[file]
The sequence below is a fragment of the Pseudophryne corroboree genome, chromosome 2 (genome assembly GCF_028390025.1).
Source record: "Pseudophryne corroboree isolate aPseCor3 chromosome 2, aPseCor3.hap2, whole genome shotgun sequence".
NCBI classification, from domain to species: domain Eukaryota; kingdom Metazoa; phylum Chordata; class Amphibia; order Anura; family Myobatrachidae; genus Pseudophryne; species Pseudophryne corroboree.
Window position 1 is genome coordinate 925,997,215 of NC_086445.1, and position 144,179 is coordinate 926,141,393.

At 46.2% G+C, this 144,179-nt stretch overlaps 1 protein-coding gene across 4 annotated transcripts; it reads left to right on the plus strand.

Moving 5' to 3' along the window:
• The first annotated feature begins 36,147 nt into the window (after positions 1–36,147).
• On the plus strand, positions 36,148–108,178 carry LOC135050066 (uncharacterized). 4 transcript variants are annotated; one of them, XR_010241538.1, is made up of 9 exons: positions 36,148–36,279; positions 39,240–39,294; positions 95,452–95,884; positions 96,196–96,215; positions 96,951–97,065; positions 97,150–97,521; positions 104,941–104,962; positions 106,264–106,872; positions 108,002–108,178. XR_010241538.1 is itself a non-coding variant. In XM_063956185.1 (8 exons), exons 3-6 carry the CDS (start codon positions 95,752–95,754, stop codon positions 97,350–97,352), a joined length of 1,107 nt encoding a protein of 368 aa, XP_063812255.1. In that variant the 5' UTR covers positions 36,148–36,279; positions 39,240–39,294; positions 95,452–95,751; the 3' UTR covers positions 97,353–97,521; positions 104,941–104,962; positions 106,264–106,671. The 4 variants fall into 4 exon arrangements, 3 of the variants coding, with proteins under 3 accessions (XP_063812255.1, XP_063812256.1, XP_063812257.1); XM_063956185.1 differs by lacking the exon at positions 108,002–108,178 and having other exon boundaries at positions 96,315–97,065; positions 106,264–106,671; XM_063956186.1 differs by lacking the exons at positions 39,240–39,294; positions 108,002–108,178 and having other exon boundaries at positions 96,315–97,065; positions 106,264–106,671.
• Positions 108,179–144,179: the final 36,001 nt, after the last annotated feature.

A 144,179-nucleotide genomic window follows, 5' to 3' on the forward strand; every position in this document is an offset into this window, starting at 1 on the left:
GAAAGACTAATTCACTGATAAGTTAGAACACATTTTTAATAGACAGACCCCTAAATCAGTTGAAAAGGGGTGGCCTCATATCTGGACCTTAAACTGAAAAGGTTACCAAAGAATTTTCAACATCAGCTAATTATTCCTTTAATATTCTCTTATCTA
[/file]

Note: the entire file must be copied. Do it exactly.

The sequence below is a fragment of the Pseudophryne corroboree genome, chromosome 2 (genome assembly GCF_028390025.1).
Source record: "Pseudophryne corroboree isolate aPseCor3 chromosome 2, aPseCor3.hap2, whole genome shotgun sequence".
NCBI classification, from domain to species: domain Eukaryota; kingdom Metazoa; phylum Chordata; class Amphibia; order Anura; family Myobatrachidae; genus Pseudophryne; species Pseudophryne corroboree.
Window position 1 is genome coordinate 925,997,215 of NC_086445.1, and position 144,179 is coordinate 926,141,393.

At 46.2% G+C, this 144,179-nt stretch overlaps 1 protein-coding gene across 4 annotated transcripts; it reads left to right on the plus strand.

Moving 5' to 3' along the window:
• The first annotated feature begins 36,147 nt into the window (after positions 1–36,147).
• On the plus strand, positions 36,148–108,178 carry LOC135050066 (uncharacterized). 4 transcript variants are annotated; one of them, XR_010241538.1, is made up of 9 exons: positions 36,148–36,279; positions 39,240–39,294; positions 95,452–95,884; positions 96,196–96,215; positions 96,951–97,065; positions 97,150–97,521; positions 104,941–104,962; positions 106,264–106,872; positions 108,002–108,178. XR_010241538.1 is itself a non-coding variant. In XM_063956185.1 (8 exons), exons 3-6 carry the CDS (start codon positions 95,752–95,754, stop codon positions 97,350–97,352), a joined length of 1,107 nt encoding a protein of 368 aa, XP_063812255.1. In that variant the 5' UTR covers positions 36,148–36,279; positions 39,240–39,294; positions 95,452–95,751; the 3' UTR covers positions 97,353–97,521; positions 104,941–104,962; positions 106,264–106,671. The 4 variants fall into 4 exon arrangements, 3 of the variants coding, with proteins under 3 accessions (XP_063812255.1, XP_063812256.1, XP_063812257.1); XM_063956185.1 differs by lacking the exon at positions 108,002–108,178 and having other exon boundaries at positions 96,315–97,065; positions 106,264–106,671; XM_063956186.1 differs by lacking the exons at positions 39,240–39,294; positions 108,002–108,178 and having other exon boundaries at positions 96,315–97,065; positions 106,264–106,671.
• Positions 108,179–144,179: the final 36,001 nt, after the last annotated feature.

A 144,179-nucleotide genomic window follows, 5' to 3' on the forward strand; every position in this document is an offset into this window, starting at 1 on the left:
GAAAGACTAATTCACTGATAAGTTAGAACACATTTTTAATAGACAGACCCCTAAATCAGTTGAAAAGGGGTGGCCTCATATCTGGACCTTAAACTGAAAAGGTTACCAAAGAATTTTCAACATCAGCTAATTATTCCTTTAATATTCTCTTATCTA